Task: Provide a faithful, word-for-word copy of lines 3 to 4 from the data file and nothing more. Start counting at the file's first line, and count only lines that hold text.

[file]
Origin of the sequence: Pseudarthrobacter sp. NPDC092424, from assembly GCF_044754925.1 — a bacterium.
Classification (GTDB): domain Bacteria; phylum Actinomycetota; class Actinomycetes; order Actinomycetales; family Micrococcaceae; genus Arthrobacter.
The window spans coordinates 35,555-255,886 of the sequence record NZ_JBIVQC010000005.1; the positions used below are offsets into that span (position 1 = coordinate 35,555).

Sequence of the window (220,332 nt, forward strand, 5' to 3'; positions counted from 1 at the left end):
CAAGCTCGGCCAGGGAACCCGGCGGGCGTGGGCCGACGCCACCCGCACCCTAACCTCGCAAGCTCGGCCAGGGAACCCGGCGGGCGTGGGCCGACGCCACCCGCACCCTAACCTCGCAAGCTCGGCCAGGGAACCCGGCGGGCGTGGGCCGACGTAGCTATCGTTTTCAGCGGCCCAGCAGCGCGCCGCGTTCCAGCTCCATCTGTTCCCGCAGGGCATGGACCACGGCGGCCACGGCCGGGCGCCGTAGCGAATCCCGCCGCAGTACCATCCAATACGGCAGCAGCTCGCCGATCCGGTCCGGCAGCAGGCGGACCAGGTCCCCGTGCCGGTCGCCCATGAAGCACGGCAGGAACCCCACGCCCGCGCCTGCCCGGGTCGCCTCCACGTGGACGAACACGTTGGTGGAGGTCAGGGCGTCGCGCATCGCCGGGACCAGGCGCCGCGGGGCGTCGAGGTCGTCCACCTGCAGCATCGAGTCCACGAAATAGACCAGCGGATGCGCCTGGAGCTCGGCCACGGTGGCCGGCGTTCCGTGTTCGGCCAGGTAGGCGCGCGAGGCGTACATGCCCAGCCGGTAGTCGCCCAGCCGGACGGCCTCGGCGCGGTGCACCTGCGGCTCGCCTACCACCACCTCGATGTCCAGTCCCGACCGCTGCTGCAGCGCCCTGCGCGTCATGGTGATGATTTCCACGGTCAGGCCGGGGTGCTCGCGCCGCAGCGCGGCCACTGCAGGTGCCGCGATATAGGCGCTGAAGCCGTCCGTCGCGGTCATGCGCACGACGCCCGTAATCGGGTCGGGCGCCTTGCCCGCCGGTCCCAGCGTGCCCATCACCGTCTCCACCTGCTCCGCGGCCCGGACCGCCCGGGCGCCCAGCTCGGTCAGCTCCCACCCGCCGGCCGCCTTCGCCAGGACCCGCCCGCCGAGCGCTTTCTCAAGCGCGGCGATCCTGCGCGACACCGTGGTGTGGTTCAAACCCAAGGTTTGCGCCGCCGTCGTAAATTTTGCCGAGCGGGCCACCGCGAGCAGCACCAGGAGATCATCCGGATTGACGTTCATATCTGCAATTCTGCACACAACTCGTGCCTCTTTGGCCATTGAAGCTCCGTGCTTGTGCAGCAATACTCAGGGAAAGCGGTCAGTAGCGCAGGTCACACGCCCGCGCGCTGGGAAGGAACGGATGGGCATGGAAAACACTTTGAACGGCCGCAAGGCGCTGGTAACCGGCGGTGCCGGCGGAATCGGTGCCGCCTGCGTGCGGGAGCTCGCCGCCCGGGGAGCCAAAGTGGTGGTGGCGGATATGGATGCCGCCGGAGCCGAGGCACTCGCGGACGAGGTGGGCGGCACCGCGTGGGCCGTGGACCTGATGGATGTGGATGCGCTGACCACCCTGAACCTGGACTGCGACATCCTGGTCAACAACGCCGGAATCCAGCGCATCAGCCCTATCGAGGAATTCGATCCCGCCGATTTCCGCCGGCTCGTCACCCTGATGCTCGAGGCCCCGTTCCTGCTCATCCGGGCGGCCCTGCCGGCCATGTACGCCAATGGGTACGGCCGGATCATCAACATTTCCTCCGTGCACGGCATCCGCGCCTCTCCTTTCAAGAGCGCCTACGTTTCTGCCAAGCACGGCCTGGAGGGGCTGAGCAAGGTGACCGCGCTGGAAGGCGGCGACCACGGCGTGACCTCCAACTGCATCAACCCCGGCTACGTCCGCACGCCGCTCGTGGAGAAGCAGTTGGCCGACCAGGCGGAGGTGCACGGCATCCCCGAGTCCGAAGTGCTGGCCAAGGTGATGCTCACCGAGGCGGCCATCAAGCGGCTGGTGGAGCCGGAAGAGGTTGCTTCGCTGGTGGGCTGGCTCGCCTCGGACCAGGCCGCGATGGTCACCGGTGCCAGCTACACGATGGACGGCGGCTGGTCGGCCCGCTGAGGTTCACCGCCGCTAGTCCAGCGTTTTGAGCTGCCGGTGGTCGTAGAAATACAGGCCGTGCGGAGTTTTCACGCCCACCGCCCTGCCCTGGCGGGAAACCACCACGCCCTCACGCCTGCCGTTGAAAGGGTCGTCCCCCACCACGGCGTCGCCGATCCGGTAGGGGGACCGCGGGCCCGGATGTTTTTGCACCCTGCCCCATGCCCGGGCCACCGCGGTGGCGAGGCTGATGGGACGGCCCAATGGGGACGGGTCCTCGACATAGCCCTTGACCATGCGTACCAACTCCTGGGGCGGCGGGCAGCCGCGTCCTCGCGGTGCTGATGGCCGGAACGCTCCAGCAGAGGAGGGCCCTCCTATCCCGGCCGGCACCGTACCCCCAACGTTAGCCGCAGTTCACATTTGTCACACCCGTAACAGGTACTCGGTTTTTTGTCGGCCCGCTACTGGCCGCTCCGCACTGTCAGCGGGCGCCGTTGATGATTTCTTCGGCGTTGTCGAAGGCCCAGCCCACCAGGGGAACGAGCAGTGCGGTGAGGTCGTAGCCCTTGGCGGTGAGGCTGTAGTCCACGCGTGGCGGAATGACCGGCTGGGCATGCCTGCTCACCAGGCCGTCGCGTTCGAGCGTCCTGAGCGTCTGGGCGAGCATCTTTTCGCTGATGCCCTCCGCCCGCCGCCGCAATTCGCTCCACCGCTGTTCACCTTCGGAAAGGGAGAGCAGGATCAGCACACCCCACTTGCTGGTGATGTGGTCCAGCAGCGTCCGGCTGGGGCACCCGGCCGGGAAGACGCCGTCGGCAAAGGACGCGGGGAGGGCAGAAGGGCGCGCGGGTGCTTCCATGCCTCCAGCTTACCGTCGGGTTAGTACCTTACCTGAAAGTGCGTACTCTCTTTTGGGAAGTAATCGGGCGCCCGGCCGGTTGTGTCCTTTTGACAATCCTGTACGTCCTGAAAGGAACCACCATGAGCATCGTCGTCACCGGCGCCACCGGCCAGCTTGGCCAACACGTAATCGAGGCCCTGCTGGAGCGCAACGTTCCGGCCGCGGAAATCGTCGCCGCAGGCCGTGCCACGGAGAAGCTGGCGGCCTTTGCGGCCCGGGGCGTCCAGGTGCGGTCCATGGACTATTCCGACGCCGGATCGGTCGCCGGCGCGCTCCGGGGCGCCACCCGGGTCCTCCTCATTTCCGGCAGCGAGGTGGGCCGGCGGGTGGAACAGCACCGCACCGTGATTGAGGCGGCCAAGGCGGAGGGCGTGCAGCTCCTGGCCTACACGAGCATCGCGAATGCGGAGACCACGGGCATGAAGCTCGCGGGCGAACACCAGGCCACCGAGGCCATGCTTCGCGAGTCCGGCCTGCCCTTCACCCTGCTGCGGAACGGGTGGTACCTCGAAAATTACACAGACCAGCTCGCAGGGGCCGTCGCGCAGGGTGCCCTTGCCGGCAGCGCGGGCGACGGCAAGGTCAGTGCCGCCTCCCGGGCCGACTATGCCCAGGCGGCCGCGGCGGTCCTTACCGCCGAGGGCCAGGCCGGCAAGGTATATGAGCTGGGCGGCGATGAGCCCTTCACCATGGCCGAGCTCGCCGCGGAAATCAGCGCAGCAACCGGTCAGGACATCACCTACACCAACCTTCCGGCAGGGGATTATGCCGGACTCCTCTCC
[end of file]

The window spans coordinates 35,555-255,886 of the sequence record NZ_JBIVQC010000005.1; the positions used below are offsets into that span (position 1 = coordinate 35,555).

Sequence of the window (220,332 nt, forward strand, 5' to 3'; positions counted from 1 at the left end):